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Old 04-12-2010, 08:07 PM
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Default Drive on vs. float on trailer

Still pretty new to boating. Can anyone explain to me the difference between a float on trailer and a drive on trailer and the advantages of either. I think I have an idea. It may be a dumb question and probably self explanatory. So if the question warrants any smart remarks, I'll take 'em like a man.

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Old 04-13-2010, 04:13 AM
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Hmm...

I always thought a "float on" style trailer and a "drive on" style trailer were the same thing: a bunk trailer with wide bunks that are generally positioned low and wide on the hull.





Many ramps prohibit "driving" the boat on the trailer because prop wash can cause excessive erosion at the end of the ramp.
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Old 04-13-2010, 04:51 AM
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Quote:
Originally Posted by gf View Post
Hmm...

I always thought a "float on" style trailer and a "drive on" style trailer were the same thing:
They are.
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Old 04-13-2010, 05:04 AM
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Float-On is a brand name....

What everyone else said is correct...the boat is loaded on the trailer using its own power as opposed to winching it all the way up.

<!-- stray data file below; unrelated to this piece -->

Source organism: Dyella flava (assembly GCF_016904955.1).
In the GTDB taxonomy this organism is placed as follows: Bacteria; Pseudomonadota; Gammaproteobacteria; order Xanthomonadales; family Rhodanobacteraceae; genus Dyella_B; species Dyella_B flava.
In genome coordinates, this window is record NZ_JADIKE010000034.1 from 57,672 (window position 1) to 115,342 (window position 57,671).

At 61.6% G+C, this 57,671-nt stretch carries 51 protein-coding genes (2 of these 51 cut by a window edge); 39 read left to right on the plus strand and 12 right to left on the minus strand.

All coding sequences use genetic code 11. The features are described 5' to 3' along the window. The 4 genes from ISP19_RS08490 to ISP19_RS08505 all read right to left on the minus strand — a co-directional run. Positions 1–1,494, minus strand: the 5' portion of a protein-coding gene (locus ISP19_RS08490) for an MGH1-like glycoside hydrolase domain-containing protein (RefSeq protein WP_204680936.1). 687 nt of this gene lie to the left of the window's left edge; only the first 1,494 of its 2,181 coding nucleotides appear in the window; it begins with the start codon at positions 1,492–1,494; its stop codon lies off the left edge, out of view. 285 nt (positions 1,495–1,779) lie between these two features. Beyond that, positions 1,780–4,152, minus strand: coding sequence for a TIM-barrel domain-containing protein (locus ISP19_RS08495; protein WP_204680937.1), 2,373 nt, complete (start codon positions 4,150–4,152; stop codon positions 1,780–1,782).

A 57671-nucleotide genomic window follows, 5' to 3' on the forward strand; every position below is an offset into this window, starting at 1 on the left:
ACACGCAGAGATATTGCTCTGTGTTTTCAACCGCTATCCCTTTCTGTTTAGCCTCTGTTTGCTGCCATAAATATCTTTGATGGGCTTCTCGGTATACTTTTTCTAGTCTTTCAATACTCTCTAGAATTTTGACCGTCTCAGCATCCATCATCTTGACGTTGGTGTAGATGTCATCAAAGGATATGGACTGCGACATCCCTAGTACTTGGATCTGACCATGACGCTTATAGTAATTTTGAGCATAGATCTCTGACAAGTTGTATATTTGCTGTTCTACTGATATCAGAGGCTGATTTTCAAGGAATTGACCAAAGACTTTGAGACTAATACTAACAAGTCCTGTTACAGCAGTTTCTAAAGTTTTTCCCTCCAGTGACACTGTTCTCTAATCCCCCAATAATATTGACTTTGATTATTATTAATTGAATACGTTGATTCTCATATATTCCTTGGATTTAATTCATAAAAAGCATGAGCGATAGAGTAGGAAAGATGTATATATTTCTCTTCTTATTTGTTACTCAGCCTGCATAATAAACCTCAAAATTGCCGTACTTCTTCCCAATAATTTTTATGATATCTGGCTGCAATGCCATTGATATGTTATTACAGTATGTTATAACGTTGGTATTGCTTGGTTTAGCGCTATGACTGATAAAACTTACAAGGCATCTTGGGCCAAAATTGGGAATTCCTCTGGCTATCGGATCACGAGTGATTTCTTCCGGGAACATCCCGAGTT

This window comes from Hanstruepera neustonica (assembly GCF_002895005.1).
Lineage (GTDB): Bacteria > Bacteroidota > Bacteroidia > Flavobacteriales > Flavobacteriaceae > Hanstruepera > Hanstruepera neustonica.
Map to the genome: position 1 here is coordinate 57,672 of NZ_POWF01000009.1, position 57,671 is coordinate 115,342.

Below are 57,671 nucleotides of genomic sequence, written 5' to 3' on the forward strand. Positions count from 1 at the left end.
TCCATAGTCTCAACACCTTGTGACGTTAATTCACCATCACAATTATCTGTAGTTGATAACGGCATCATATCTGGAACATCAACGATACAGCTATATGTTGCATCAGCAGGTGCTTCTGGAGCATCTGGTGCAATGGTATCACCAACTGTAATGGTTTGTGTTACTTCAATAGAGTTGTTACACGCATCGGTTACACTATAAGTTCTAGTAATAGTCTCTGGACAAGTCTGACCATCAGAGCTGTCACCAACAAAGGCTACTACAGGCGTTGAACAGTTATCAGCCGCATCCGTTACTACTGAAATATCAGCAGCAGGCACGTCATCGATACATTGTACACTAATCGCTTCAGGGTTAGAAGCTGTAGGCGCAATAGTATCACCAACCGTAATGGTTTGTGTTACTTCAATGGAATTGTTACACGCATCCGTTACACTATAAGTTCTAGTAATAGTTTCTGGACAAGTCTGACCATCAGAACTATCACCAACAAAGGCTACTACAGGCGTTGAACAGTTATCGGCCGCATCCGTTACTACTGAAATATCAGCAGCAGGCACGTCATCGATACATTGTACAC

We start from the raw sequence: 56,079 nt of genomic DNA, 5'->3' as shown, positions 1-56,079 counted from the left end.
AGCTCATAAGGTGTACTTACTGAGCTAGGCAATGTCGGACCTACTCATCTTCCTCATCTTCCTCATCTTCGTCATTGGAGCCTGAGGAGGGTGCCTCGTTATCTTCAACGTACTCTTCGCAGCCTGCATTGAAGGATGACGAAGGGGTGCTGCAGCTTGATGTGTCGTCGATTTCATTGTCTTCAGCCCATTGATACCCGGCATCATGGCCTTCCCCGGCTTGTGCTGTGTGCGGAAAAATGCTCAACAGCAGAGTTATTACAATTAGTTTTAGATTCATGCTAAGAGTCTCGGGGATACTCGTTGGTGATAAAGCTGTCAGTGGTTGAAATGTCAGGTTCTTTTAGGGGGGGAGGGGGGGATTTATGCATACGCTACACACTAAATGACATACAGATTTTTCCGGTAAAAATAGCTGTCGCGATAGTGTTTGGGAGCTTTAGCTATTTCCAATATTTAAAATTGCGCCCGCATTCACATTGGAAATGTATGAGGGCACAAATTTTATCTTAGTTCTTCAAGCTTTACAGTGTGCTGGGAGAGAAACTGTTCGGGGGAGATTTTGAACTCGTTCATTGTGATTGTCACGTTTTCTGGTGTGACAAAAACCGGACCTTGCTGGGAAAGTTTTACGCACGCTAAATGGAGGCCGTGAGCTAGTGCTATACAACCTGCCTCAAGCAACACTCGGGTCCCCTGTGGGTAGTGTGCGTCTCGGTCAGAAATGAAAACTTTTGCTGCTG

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Old 04-13-2010, 05:22 AM
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I agree with the group statements. Do you mean "float on" (bunk) vs. "easy-load" (roller) trailers? If that is the case, there are several advantages and disadvantages to each type. -GD
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Old 04-13-2010, 04:19 PM
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"Float-on" is a just a brand name, like Kleenex.
Oddly enough I have seen a Float-On brand trailer that said right on the side "Do not Submerge" The trailer was a 40' long bunk trailer designed for hauling 2 small boats at a time, but had to be loaded with a lift.
Maybe it should have been called "Crane-On"
I have both a Bunk and roller trailers, I like the bunk trailers better, but Power loading is allowed in my area. If not I would probably prefer the rollers
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Old 04-13-2010, 08:45 PM
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Thanks for the input. Just trying to educate myself a little.
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Old 04-22-2010, 11:32 PM
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Back it in far enough, and they are all float-on trailers.
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Old 04-23-2010, 05:09 AM
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Default Not exactly erosion. worse. It causes a gully then a sandbar .

Quote:
Originally Posted by gf View Post
Hmm...

I always thought a "float on" style trailer and a "drive on" style trailer were the same thing: a bunk trailer with wide bunks that are generally positioned low and wide on the hull.





Many ramps prohibit "driving" the boat on the trailer because prop wash can cause excessive erosion at the end of the ramp.
I have seen where at certain tides there is no way to get the trailer deep enough that the boat can make it back on the trailer.A gully and a sand bar at the end of the ramp is a bad ramp.
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